Spy trade: Russian agents in Germany may be up for exchange
Kommersant newspaper reported that Moscow is negotiating a Cold War type of an exchange of the pair known only by their code names – Andreas and Heidrun Anschlag – back to Russia.
"The process of consultations [with Germany] on a possible exchange was started only recently, after their conviction" on July 2, a Russian security source told the paper, adding, "We will get our guys out of there."
The jailed couple’s lawyer Horst-Dieter Petschke also confirmed that the exchange may “happen at any moment” now.
Negotiations started this late in the game because Russia was trying to find out through the court hearings what Germany was able to learn from the FBI and the extent to which the spies’ cover had been blown, another source from the special services told the newspaper.
Andreas Anschlag was sentenced to six-and-a-half years and Heidrun Anschlag to five-and-a-half years by the German higher regional court in the southwestern city of Stuttgart.
Earlier, German newspaper Die Welt cited reports that country’s Chancellor Angela Merkel and Russian President Vladimir Putin had discussed possible spy exchange during their private meetings in June.
The rumors were later dismissed by Kremlin spokesman Dmitry Peskov, who denied that any exchange had been discussed between the two.
Pair successfully spied for over 20 years
The Anschlags were planted in the former West Germany in the late 1980s by the Soviet Union's KGB secret service and later worked for its successor the SVR (Russian Foreign Intelligence Service), court proceedings revealed.
Their cover said that they were natives from South America who immigrated to Germany from Austria, Russian paper revealed.
The pair allegedly supplied Russia with sensitive data on NATO operation in Afghanistan, the development of European missile defense plans, bilateral relations between Germany and US, and even got the scoop on the West’s military operations plans in Libya in 2011.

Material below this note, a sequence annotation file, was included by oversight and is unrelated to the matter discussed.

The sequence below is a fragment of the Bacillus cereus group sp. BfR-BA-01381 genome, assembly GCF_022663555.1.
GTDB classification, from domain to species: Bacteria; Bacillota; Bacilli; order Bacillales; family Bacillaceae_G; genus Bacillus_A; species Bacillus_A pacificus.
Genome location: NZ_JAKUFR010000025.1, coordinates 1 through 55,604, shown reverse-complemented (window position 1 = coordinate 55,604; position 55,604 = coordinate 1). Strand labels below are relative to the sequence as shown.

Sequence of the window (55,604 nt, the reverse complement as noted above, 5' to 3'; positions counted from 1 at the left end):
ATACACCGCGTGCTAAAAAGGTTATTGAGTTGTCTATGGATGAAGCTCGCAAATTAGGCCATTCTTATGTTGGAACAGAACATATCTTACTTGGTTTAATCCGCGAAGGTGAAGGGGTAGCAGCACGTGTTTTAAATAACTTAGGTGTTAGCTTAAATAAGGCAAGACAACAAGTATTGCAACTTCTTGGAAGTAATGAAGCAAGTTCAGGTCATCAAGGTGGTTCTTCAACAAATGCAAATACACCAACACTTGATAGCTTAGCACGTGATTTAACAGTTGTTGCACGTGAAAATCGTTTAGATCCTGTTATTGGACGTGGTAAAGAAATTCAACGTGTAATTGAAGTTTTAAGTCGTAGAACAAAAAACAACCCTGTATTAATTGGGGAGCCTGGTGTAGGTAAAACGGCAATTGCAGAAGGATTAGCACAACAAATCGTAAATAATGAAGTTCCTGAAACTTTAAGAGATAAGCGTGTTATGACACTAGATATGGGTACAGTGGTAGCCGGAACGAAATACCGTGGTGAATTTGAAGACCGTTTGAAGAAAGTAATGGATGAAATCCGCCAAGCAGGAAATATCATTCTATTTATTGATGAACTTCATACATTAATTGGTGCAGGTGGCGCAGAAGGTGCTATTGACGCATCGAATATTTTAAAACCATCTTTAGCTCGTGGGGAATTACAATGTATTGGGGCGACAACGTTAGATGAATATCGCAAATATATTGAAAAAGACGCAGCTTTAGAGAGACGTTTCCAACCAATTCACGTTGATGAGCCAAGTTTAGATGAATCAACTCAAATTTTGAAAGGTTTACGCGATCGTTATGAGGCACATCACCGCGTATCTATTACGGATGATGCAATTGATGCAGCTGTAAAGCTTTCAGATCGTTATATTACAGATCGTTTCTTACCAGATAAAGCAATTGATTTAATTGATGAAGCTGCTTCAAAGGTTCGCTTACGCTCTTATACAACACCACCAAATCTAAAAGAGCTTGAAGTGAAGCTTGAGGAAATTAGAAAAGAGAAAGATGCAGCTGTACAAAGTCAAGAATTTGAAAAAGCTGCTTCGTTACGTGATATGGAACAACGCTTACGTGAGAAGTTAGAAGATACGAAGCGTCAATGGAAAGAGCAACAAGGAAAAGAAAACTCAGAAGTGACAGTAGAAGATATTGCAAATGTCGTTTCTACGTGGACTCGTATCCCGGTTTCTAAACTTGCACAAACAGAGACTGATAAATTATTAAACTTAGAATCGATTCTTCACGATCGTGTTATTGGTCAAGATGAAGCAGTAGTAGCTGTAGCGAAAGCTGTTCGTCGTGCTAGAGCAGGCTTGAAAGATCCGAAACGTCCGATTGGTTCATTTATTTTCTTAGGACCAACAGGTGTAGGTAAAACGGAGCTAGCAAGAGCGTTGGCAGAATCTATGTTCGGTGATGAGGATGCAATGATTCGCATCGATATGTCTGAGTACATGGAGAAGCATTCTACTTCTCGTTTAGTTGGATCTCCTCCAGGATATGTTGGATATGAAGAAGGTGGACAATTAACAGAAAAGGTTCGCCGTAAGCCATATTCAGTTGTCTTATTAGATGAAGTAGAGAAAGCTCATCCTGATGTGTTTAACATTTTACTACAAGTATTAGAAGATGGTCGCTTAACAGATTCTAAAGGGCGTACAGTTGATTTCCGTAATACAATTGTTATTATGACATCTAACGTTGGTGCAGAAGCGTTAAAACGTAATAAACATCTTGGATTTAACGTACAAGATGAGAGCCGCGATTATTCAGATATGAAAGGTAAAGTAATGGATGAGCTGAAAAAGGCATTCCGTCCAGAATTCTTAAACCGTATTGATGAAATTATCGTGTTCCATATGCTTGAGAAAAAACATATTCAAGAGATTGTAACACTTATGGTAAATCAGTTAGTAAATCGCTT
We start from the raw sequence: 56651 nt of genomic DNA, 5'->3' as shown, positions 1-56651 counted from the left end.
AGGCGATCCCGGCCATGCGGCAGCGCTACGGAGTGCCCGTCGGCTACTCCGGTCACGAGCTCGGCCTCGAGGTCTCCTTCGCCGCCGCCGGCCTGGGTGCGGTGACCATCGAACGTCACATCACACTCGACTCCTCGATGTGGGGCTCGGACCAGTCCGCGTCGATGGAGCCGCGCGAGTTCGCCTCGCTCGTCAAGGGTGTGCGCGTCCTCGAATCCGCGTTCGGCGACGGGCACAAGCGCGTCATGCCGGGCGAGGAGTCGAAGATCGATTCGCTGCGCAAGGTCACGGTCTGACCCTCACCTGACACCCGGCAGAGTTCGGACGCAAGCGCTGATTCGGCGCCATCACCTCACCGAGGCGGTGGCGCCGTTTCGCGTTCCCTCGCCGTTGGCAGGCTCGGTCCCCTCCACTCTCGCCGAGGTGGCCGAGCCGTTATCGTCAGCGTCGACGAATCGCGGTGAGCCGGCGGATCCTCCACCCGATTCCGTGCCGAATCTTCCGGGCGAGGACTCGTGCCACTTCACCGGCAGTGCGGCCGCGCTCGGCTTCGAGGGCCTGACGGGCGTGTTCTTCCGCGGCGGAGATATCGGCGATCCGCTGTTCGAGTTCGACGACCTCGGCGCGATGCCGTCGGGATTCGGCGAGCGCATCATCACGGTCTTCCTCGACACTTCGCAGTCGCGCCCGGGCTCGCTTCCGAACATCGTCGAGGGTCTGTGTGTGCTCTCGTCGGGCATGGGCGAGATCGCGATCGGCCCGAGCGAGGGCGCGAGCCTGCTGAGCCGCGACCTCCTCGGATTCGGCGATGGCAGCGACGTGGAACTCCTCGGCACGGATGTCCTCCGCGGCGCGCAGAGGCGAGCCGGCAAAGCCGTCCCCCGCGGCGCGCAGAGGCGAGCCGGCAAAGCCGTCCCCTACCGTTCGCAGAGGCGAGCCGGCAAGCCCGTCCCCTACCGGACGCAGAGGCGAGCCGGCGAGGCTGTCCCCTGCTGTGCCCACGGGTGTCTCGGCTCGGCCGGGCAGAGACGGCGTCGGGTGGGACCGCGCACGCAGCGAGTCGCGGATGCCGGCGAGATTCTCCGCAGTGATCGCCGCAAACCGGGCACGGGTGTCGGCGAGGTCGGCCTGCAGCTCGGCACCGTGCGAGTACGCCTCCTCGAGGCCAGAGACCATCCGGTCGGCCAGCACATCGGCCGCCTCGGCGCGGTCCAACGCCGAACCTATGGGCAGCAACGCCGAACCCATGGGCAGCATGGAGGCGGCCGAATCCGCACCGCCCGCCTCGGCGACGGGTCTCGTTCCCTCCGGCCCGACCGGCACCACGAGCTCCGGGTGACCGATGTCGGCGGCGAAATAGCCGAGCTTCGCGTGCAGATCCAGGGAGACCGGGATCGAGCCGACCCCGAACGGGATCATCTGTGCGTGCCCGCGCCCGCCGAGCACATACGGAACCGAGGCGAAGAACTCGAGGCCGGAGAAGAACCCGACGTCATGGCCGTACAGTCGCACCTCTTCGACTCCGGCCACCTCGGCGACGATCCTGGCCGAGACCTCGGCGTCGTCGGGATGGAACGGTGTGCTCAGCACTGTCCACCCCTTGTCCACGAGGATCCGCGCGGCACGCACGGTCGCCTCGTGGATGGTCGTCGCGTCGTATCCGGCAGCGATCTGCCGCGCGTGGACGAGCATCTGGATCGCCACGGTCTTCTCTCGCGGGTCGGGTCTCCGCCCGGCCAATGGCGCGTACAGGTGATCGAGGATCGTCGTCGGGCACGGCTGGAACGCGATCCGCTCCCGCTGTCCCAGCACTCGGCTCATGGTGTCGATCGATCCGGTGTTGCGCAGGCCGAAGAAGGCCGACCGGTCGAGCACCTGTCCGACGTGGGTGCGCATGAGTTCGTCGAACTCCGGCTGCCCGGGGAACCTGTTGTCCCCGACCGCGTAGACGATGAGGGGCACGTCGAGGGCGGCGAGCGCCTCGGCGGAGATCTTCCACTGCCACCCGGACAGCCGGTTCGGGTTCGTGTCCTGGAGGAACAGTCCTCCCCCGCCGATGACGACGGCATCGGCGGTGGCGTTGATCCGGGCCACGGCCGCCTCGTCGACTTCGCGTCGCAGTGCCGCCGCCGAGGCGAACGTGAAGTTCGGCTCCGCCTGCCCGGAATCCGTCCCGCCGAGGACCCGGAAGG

The couple was arrested in October 2011, after Germany learned about the two of them from the FBI, which in 2010 received information about a Russian network of illegals from the defector Aleksandr Poteyev.
Heidrun was detained in Michelbach, Germany while passing on another coded message, while Andreas was arrested on the same day in Balingen, where he worked and rented an apartment.
The two had reportedly moved a lot from one part of Germany to another. And at the time of their arrest Andreas worked at the international technology company Schunk Group and Heidrun was a housewife.
The investigation into their activities failed to reveal any answers as to their real identities. There had been reports that in case of emergency extraction they were to call the Russian embassy introducing themselves as “Sasha and Olga Rost”.
The only things known to authorities about the couple’s spy activities are between 2008 and 2011.
Their spy names were identified as Pete and Tina, while German journalists were more creative and nicknamed Andreas as “Mr. Bomb” and “Mr. Terror”, while Heidrun was known as the “alpine cow.”
A spy for a spy
Possible candidates to exchange for the pair include Andrey Dumenkov, who was jailed in 2006 and is now the only Russian serving a 12-year sentence for spying for the former West Germany. Dumenkov was accused of handing over data on Russian missile designs.
Another name rumored is Valery Mikhailov, a former FSB colonel in the Russian security service who was jailed in June 2012 for 18 years for spying for the US. The investigation revealed that he passed thousands of secret documents on to CIA agents in Moscow. Currently, he is serving his sentence in Irkutsk, Siberia.
Famous spy swaps
Cold War-style spy exchanges have continued to grab international headlines.
In 2010, Russia and the US made a famous spy swap of 10 Russian agents known as “sleepers”, who were discovered to have been living in the US, in exchange for four men convicted in Russia for spying for the West.
The spies were brought back to Russia, including the glamorous agent Anna Chapman, and welcomed back by Putin.
Some of the other high-profile swaps include a 1962 exchange between USSR and US of shot down pilot Francis Powers over the Urals in Russia and Rudolf Abel, who was arrested by the FBI. The exchange occurred on the border with East and West Germany in Berlin on the Potsdam to Glienicke Bridge, which later became known as the ‘Bridge of Spies’.
Another famous exchange was in 1982, when German intelligence services traded Russian Aleksey Kozlov for 10 German spies and a general of the South African army. After two years of detention, Kozlov did not reveal any secrets and lost 32kg (70 pounds).